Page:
Sunday, October 17, 2010
Earl King's Hard River To Cross
In 1960, Dave Bartholomew signed him to Imperial where he made a number of recordings backed by musicians including Bob and George French, James Booker, and Wardell Quezergue. Here he made some signature recordings such as “Come On,” and “Trick Bag,” The former tune has been interpreted by Jimi Hendrix, Dr. John and Stevie Ray Vaughan while the latter has been reworked by The Meters, Dr. John. His contract with Imperial expired in 1963 but he continued to write songs. His compositions from this era included Professor Longhair's "Big Chief", Willie Tee's "Teasin' You", and Lee Dorsey's "Do-Re-Mi". Recordings for Motown and Atlantic when unissued at the time, while Sam Charters produced “That Good Old New Orleans Rock 'n Roll” for Sonet in 1977 (subsequently it has been issued on CD). King started recording for Black Top in the 1980s and made three CDs for them, the last being “Hard River To Cross” in 1993. King continued to perform before passing in 2003 of diabetes related complications. This writer had the opportunity to see him several times in the DC area. (Much of this bio info is adapted from Wikipedia. The Wikipedia bio does have the suggestion that Earl may have co-written some songs with Dave Bartholomew including Smiley Lewis’ “I Hear You Knockin’” as Pearl King, but has there is no citation for this. I have never heard this claim prior to seeing this nor why would Earl need to do this.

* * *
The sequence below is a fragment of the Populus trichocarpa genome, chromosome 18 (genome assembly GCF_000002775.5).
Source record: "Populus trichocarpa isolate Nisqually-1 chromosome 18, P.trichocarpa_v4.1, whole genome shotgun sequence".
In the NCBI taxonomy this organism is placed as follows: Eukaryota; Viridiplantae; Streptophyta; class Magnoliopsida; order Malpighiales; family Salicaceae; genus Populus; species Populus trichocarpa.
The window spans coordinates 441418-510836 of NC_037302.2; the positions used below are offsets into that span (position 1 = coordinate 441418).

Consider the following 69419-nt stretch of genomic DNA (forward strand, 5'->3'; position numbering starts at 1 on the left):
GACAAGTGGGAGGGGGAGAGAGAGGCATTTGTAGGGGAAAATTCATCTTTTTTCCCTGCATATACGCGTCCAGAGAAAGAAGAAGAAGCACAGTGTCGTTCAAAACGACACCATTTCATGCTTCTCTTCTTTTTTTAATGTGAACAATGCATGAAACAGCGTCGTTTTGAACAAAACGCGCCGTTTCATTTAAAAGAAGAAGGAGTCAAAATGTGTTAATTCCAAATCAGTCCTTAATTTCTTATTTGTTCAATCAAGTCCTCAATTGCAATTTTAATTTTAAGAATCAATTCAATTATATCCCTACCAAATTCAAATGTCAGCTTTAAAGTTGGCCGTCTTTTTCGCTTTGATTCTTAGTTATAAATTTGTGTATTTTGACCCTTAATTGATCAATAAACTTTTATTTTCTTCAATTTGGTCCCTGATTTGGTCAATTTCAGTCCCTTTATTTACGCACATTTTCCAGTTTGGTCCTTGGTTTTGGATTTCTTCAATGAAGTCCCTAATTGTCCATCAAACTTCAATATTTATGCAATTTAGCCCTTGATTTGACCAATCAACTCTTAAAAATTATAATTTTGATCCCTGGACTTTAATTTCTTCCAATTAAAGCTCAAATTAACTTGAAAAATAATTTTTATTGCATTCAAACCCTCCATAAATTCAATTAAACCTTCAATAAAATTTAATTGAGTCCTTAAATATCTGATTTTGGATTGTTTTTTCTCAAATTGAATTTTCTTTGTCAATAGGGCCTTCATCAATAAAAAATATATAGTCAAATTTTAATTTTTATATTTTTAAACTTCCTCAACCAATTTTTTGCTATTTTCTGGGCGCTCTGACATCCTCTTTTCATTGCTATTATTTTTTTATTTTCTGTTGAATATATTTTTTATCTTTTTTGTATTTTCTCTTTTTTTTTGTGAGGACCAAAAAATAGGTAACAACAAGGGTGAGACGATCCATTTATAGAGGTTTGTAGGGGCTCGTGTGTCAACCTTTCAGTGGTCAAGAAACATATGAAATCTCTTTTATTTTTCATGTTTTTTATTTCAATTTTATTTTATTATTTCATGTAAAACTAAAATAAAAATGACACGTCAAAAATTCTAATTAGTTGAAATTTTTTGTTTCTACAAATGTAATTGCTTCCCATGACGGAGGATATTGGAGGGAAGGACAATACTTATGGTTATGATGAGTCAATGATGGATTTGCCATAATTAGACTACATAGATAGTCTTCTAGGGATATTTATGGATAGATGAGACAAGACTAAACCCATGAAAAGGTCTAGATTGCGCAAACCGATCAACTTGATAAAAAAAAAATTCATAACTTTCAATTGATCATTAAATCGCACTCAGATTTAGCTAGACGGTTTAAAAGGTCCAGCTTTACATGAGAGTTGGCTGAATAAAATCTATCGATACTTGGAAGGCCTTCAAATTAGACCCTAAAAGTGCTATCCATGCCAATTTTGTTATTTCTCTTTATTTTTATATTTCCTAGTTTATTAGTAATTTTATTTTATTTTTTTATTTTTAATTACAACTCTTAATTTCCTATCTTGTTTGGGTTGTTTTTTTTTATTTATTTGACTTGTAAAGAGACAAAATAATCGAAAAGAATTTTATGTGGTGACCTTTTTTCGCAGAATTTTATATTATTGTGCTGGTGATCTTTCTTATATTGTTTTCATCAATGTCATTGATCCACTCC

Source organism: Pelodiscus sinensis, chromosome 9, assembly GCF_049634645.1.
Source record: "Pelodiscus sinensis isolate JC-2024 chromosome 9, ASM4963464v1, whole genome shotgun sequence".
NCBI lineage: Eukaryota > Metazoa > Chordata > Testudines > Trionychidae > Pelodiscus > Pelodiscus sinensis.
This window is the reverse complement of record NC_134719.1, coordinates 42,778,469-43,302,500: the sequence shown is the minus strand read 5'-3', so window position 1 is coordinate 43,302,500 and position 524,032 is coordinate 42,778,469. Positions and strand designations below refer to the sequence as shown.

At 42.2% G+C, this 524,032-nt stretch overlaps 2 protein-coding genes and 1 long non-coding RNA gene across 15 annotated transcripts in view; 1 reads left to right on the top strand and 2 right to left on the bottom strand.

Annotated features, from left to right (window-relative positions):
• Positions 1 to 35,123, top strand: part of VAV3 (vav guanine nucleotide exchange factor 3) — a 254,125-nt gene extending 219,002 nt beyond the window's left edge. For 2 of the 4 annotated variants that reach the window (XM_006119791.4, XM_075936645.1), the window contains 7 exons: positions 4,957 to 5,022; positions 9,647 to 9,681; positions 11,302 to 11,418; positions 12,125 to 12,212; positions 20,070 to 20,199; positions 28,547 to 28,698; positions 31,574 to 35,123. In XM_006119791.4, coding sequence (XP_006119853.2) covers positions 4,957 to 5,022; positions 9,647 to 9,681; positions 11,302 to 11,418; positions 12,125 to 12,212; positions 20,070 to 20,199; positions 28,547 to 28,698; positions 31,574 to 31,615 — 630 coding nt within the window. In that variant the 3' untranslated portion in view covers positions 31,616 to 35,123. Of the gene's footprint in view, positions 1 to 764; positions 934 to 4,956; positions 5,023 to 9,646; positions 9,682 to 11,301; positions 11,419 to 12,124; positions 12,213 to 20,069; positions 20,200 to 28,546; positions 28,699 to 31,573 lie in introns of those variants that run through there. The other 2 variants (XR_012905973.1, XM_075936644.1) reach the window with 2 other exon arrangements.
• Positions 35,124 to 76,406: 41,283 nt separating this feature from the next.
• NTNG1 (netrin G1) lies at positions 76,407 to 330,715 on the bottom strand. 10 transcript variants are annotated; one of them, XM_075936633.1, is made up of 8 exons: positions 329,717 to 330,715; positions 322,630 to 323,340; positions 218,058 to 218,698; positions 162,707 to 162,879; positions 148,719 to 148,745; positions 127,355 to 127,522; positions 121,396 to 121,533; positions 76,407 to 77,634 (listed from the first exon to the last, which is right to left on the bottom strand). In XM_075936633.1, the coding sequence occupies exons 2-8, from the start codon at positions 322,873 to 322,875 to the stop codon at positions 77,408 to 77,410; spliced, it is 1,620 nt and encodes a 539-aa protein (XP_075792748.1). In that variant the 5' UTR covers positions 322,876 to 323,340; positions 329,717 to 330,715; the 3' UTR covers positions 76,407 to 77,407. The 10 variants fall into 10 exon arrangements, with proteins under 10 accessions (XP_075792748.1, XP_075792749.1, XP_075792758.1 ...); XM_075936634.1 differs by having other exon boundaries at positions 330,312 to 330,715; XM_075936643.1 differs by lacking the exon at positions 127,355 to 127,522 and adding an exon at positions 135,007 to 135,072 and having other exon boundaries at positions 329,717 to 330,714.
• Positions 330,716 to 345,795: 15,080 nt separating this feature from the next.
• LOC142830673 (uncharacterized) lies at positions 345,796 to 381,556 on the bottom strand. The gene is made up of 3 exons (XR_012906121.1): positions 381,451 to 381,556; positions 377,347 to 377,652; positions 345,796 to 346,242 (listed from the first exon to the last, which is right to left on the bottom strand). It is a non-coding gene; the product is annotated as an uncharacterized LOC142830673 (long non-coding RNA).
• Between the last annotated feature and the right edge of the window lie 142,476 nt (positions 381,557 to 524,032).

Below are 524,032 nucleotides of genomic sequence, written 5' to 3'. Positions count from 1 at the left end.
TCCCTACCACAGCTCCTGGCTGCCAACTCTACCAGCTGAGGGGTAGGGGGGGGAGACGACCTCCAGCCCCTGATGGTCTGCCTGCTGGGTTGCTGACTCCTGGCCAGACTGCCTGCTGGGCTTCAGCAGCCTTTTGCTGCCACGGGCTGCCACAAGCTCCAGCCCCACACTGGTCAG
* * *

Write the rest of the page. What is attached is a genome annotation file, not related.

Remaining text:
The following review of Earl’s Black Top CD, “Hard River To Cross,” appeared in the July/August 1993 Jazz & Blues Report (Issue 183). I likely received a review copy from Black Top at the time. It is available as a download if not available as a new CD.
Earl King certainly remains one of New Orleans' more distinctive artists, having evolved from a disciple of Guitar Slim to one of the Crescent City’s most important songwriters, and a distinctive performer. Hard River to Cross, his new Black Top release, is another welcome helping of his unique, often quirky, but always intriguing music. King’s recent songs show a maturity in themes and lyrics that provide for tasty, funk-laden blues and soul, and still retain a distinct “New Orleans” flavor. Most of the songs here are new, like the title track, Seduction Lady and Big Foot, although he does a few remakes of such older gems as Medieval Days, You Better Know, and You’re Love Means More to Me Than Gold, as well as Guitar Slim’s It Hurts To Love Someone. King has never been a flamboyant guitarist in the manner of Guitar Slim, rather his carefully crafted, thoughtful solos serve to enhance his lyrics and vocals rather than dominate them.
For those wanting a bit more info on Earl King, I suggest reading Larry Benicewicz's obituary.